Australian Civil Liberties Union

Judges have failed us on free speech
Our grim High Court has made it harder to hear alternative voices.


The Age
3 November 2000

Let me outline a troubling thesis about how shockingly we have been served by our High Court on the fundamental issue of free speech. The principle chain of events looks like this:

In 1992 four of the seven judges of the High Court said something that hadn’t been enunciated from that elevated position in the previous 90 years. In the Nationwide News and ACTV cases they found that our Constitution sets up a system of representative government. Impliedly any Commonwealth law restricting people’s rights to engage in politics or government must be a violation of the principles of representative government and thereby contrary to the Constitution.

Just about the same time as the High Court delivered this judgement, the leader of the Victorian RSL, Bruce Ruxton, in our of his snarling digs, says a few rude things about federal Labor backbencher Andrew Theophanous.

Theophanous’s defamation action eventually went to the High Court where a majority took the finding in the Nationwide News and the ACTV cases the next logical step. If state defamation laws hinder statements about official conduct or suitability for office, then to that extent those laws violate the Constitution. There were of course riders that publishers would lose the protection if their statements were false or reckless.

The basic charge on this was led by Justices Mason, Toohey and Gauldron. Justices Brennan, Dawson and McHugh argued against the implied right of free speech in this manner. It was Justice Deane who lifted the enterprise to a level of philosophical discourse.

He thought people should be free to criticise all holders of public office, including High Court judges, even if the criticism was wrong or wild. Unlike the other judges, he was unable to accept that the freedom should be conditional upon the ability of a publisher to satisfy a court on matters of recklessness.

The plaintiff should be required to prove falsity or recklessness. Nonetheless, to get the extended implied right over the line, Sir William Deane lent his support to the more cautious approach of Mason, Toohey and Gaudron. The Constitution had been changed in a most significant way.

The minority judges were pretty distressed by this bit of judicial activism, or as others would put it in the alternative – this expression of the true potential of the development of the common law.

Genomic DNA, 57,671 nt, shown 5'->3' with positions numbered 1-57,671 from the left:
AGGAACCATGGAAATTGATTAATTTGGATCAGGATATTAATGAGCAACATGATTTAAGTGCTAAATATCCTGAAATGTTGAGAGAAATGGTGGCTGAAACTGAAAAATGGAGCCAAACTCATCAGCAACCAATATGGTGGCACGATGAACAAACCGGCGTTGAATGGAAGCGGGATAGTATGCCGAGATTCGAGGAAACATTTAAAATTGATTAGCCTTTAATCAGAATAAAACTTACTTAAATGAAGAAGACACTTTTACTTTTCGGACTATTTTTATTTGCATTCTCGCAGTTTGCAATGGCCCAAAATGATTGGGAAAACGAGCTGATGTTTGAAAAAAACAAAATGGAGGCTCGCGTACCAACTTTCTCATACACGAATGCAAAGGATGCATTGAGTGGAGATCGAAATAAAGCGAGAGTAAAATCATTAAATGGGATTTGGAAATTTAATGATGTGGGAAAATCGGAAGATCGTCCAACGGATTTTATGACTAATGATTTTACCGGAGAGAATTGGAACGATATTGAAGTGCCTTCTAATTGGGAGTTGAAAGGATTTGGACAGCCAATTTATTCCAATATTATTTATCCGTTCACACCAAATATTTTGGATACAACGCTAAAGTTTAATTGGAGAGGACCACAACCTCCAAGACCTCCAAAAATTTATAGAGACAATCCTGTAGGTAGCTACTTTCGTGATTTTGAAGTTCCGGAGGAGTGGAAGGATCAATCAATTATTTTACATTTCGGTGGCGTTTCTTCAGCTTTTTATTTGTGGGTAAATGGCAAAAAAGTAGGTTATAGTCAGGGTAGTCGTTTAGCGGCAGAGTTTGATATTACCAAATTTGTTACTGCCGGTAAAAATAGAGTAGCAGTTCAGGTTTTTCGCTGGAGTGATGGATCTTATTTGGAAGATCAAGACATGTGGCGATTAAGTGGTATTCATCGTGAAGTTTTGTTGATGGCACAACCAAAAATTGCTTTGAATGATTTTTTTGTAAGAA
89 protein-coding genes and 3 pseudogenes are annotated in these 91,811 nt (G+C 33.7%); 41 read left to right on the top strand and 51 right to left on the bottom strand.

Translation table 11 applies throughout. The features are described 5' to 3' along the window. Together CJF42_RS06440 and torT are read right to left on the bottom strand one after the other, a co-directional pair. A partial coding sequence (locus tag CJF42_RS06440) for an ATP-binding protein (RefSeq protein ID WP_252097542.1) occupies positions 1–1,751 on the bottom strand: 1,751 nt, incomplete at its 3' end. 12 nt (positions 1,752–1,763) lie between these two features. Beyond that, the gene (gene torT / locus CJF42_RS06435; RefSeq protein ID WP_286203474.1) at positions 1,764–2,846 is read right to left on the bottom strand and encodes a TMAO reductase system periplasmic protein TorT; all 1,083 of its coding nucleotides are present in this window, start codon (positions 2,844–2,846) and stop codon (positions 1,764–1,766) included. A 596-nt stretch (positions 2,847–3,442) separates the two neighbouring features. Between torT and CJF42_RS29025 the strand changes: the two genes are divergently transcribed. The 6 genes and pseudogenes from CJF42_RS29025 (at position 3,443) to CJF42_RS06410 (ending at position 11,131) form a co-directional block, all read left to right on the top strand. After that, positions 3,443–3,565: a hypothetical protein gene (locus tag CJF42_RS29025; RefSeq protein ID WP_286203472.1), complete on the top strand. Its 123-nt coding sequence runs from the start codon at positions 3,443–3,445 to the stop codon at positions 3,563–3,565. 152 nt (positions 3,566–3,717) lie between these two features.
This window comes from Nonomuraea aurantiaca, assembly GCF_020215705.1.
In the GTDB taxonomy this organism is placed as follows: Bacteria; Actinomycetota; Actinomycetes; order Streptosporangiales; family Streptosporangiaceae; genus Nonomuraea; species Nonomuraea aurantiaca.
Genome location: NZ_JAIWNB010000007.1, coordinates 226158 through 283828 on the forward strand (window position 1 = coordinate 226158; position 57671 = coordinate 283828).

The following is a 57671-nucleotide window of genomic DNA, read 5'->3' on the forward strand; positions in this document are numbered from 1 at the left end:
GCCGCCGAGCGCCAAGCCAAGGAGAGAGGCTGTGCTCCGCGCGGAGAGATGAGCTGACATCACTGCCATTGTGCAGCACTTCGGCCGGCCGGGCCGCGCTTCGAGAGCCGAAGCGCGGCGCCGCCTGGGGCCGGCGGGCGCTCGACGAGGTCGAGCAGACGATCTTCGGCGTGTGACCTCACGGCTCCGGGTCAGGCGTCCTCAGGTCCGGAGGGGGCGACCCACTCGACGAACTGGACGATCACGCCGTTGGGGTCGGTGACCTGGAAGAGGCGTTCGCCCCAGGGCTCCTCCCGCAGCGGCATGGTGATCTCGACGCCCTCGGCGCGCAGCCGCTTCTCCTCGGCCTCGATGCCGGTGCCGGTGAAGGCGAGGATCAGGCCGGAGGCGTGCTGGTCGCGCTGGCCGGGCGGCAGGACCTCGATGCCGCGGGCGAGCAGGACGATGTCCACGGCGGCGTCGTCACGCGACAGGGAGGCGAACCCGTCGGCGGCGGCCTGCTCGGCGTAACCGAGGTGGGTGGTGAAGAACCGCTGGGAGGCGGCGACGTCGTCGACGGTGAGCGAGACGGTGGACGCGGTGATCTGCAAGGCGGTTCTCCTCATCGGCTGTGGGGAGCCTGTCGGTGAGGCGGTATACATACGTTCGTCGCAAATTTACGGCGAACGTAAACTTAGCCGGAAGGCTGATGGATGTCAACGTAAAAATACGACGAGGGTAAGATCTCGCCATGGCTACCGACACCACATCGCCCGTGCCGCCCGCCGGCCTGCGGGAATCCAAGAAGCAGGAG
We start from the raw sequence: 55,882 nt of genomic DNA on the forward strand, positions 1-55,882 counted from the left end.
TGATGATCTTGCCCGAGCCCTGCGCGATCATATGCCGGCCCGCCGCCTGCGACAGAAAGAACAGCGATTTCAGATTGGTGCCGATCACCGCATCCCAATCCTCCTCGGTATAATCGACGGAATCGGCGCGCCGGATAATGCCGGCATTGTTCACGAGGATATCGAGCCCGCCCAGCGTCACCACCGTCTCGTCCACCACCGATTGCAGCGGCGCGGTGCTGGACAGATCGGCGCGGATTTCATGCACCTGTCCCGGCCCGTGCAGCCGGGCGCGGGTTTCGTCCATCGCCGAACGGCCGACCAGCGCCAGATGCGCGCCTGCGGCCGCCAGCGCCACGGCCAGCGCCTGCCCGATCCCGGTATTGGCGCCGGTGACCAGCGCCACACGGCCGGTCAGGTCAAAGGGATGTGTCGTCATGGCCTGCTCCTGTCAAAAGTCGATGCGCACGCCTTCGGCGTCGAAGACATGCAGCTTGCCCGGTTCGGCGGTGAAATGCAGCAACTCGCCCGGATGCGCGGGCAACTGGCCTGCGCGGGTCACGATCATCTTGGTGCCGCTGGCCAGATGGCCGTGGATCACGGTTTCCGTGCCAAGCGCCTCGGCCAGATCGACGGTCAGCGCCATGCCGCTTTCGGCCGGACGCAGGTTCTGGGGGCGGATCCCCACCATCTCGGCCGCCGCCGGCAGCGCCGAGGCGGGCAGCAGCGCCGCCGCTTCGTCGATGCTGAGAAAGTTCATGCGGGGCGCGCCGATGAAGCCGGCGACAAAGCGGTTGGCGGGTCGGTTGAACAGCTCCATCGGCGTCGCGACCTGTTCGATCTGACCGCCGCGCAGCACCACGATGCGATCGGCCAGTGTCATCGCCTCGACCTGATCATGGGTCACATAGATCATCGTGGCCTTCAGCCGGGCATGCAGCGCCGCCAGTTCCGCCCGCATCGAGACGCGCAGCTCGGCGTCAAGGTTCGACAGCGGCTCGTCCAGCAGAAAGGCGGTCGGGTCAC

In subsequent cases, McHugh and Dawson gave out plenty of hints that Theophanous should be relitigated. After all, the composition of the High Court had changed. Mason and Deane were gone and the new arrivals were William Gummow and Michael Kirby.

Putting the narrow viewpoint in a related free-speech case, McHugh said: "…it is not legitimate to construe the Constitution by reference to political principle or theories that are not anchored in the text of the Constitution…"

The outcome was the Lange decision. The High Court said the freedom protected by the Constitution is not a freedom to communicate, it is simply a freedom limited by whatever the Constitution actually says about representative government – which actually is surprisingly little.

The great hope of a judicial expression of the Voltarian enlightenment in this country had been dashed by the Lange decision.

Now along comes Free Speech Victoria with a manifesto to reform the law. It says that companies should not be able to sue people for criticising them; that politicians and public servants should not be able to sue over statements made about their performance in office; and in the absence of malice, which plaintiffs must prove, no general damages should be awarded for defamation.

It really is the logical extension of where Sir William Deane’s thinking would have taken us if his reasons prevailed.

Driving the High Court’s narrow, grim view was the idea that already there is too much power in the hands of too few media barons. Yet in trying to limit that power the judges have made it harder for alternative voices to be heard in this country. They have reinforced the need to play it safe.

Richard Ackland is a legal affairs commentator and former presenter of ABC TV’s Media Watch. This is the essence of a speech he gave to Free Speech Victoria on Wednesday night.



Contents of Your Rights

Australian Civil Liberties Union